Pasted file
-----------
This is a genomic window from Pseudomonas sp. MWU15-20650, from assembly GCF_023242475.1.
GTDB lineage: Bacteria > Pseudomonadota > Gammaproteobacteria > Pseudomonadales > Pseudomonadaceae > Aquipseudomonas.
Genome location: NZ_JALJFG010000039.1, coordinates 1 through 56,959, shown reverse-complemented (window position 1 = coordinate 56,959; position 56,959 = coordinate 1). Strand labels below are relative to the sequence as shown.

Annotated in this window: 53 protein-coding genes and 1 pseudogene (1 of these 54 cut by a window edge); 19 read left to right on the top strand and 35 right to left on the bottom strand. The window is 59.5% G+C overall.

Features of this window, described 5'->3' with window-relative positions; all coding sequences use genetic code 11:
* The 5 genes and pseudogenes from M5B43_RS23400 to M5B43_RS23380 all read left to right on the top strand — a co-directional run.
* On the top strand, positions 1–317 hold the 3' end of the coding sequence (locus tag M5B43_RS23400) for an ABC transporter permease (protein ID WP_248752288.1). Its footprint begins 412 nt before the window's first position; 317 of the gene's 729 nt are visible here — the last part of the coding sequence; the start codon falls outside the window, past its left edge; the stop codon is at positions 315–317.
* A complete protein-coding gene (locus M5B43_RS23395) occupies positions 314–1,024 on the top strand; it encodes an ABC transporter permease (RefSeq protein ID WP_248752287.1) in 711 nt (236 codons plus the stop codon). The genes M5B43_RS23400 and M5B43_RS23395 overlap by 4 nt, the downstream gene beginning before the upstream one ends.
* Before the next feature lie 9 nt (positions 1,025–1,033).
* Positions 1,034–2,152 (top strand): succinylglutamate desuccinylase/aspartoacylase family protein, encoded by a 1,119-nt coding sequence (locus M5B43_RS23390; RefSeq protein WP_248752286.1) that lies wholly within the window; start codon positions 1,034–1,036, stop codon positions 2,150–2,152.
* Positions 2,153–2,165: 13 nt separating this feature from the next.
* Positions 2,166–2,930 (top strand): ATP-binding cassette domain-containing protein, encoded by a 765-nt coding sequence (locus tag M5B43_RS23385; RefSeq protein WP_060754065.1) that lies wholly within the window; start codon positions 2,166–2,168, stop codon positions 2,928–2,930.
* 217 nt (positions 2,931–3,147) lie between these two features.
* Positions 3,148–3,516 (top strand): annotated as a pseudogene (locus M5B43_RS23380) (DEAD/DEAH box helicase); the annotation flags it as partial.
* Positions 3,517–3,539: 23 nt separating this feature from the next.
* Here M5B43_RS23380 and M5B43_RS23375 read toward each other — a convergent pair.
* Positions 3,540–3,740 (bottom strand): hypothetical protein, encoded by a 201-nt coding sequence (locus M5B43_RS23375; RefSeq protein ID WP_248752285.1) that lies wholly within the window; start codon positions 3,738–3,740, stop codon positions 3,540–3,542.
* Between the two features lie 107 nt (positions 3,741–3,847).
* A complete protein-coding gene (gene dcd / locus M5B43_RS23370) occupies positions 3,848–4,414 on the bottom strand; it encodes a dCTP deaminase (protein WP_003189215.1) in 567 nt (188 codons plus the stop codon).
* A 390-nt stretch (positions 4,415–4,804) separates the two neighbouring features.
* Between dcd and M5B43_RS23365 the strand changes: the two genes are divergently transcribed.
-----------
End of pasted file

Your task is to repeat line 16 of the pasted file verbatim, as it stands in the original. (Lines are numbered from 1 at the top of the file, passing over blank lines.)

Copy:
* Here M5B43_RS23380 and M5B43_RS23375 read toward each other — a convergent pair.